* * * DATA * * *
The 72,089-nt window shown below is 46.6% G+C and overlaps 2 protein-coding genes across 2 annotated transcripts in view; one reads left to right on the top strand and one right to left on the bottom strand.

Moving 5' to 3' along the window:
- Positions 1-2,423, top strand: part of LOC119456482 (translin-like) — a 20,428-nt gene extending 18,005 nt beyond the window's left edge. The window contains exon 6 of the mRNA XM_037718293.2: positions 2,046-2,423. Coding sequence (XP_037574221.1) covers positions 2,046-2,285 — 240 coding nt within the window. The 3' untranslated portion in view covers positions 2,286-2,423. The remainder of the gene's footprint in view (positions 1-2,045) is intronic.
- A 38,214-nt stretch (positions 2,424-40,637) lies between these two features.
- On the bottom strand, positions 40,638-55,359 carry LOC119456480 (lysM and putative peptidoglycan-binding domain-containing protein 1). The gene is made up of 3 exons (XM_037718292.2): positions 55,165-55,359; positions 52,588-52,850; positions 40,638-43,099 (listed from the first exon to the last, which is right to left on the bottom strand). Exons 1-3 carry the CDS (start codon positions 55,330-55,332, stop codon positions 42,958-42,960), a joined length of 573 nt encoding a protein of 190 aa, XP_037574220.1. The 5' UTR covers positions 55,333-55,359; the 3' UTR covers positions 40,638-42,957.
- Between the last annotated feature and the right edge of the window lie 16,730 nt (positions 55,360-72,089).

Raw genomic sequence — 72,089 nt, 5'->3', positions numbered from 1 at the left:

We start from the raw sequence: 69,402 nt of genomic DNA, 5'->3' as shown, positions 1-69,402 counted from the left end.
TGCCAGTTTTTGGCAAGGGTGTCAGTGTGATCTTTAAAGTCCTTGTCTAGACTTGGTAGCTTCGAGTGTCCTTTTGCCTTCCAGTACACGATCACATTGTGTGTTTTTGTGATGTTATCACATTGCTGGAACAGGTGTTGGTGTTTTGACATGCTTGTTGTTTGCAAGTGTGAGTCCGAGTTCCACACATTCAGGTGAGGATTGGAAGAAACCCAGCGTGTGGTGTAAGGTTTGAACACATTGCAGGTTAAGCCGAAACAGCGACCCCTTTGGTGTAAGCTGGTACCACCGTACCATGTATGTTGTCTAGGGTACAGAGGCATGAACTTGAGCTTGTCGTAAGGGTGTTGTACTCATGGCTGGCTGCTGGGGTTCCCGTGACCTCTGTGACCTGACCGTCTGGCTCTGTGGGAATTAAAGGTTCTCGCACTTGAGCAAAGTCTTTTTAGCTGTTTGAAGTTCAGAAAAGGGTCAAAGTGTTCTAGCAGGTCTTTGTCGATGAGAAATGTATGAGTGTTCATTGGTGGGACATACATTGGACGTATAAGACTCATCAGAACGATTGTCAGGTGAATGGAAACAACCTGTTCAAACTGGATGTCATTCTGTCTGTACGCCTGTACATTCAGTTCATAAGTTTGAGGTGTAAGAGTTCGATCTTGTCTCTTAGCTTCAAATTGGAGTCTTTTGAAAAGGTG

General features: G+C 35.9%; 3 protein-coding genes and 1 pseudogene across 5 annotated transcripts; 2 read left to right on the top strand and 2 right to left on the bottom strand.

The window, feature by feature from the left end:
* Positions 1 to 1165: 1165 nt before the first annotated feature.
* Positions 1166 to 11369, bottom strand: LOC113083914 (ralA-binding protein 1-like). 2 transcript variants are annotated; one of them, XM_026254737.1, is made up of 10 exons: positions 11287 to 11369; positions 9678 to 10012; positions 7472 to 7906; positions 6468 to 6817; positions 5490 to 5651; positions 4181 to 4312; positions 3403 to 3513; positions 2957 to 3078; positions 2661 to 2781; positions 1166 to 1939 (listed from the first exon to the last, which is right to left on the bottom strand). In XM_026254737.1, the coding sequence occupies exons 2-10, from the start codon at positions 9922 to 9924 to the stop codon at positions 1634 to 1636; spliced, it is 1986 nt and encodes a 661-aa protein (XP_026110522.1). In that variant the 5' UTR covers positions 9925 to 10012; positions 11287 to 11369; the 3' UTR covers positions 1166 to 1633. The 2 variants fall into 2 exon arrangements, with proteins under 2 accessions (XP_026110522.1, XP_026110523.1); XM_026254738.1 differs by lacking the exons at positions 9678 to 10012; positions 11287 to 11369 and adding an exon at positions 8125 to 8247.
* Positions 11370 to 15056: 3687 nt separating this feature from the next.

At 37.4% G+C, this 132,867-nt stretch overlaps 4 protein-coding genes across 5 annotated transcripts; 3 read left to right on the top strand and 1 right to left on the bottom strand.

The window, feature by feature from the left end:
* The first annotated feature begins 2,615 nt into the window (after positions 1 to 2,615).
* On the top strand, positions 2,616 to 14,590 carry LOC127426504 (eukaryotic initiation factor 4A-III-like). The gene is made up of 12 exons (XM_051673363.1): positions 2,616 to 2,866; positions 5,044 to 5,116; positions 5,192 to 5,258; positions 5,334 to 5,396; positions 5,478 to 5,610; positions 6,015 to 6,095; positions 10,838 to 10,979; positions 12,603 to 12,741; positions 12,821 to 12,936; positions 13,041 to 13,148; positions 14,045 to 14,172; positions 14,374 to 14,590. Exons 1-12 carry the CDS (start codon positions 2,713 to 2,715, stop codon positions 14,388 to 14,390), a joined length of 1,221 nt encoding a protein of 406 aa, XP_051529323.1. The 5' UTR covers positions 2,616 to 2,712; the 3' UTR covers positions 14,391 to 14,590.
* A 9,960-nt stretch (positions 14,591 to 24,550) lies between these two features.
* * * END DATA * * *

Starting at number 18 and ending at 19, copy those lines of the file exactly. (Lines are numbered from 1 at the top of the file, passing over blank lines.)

* On the top strand, positions 2,616 to 14,590 carry LOC127426504 (eukaryotic initiation factor 4A-III-like). The gene is made up of 12 exons (XM_051673363.1): positions 2,616 to 2,866; positions 5,044 to 5,116; positions 5,192 to 5,258; positions 5,334 to 5,396; positions 5,478 to 5,610; positions 6,015 to 6,095; positions 10,838 to 10,979; positions 12,603 to 12,741; positions 12,821 to 12,936; positions 13,041 to 13,148; positions 14,045 to 14,172; positions 14,374 to 14,590. Exons 1-12 carry the CDS (start codon positions 2,713 to 2,715, stop codon positions 14,388 to 14,390), a joined length of 1,221 nt encoding a protein of 406 aa, XP_051529323.1. The 5' UTR covers positions 2,616 to 2,712; the 3' UTR covers positions 14,391 to 14,590.
* A 9,960-nt stretch (positions 14,591 to 24,550) lies between these two features.